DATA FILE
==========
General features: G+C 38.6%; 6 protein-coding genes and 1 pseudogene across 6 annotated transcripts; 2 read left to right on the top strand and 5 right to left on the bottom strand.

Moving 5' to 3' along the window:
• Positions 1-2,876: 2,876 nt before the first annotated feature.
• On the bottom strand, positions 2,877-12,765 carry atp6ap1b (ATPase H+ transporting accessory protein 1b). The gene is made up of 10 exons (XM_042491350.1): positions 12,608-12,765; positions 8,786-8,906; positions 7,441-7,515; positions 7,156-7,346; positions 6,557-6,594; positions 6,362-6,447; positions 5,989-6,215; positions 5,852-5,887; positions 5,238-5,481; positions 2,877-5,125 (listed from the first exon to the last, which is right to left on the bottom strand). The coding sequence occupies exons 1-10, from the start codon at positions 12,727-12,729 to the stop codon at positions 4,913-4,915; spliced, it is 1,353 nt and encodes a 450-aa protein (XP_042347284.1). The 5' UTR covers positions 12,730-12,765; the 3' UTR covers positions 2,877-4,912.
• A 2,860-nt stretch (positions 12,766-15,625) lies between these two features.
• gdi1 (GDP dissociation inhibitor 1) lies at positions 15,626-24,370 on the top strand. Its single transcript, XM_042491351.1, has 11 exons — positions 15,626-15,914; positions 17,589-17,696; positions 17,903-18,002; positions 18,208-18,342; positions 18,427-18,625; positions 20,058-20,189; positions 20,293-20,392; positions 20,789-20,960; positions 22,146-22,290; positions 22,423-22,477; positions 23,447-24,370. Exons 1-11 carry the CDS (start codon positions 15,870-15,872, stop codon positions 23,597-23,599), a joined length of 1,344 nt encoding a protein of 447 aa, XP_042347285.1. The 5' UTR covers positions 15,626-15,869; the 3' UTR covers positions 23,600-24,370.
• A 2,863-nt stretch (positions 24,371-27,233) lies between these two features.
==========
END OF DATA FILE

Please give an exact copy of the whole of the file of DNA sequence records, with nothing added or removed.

General features: G+C 38.6%; 6 protein-coding genes and 1 pseudogene across 6 annotated transcripts; 2 read left to right on the top strand and 5 right to left on the bottom strand.

Moving 5' to 3' along the window:
• Positions 1-2,876: 2,876 nt before the first annotated feature.
• On the bottom strand, positions 2,877-12,765 carry atp6ap1b (ATPase H+ transporting accessory protein 1b). The gene is made up of 10 exons (XM_042491350.1): positions 12,608-12,765; positions 8,786-8,906; positions 7,441-7,515; positions 7,156-7,346; positions 6,557-6,594; positions 6,362-6,447; positions 5,989-6,215; positions 5,852-5,887; positions 5,238-5,481; positions 2,877-5,125 (listed from the first exon to the last, which is right to left on the bottom strand). The coding sequence occupies exons 1-10, from the start codon at positions 12,727-12,729 to the stop codon at positions 4,913-4,915; spliced, it is 1,353 nt and encodes a 450-aa protein (XP_042347284.1). The 5' UTR covers positions 12,730-12,765; the 3' UTR covers positions 2,877-4,912.
• A 2,860-nt stretch (positions 12,766-15,625) lies between these two features.
• gdi1 (GDP dissociation inhibitor 1) lies at positions 15,626-24,370 on the top strand. Its single transcript, XM_042491351.1, has 11 exons — positions 15,626-15,914; positions 17,589-17,696; positions 17,903-18,002; positions 18,208-18,342; positions 18,427-18,625; positions 20,058-20,189; positions 20,293-20,392; positions 20,789-20,960; positions 22,146-22,290; positions 22,423-22,477; positions 23,447-24,370. Exons 1-11 carry the CDS (start codon positions 15,870-15,872, stop codon positions 23,597-23,599), a joined length of 1,344 nt encoding a protein of 447 aa, XP_042347285.1. The 5' UTR covers positions 15,626-15,869; the 3' UTR covers positions 23,600-24,370.
• A 2,863-nt stretch (positions 24,371-27,233) lies between these two features.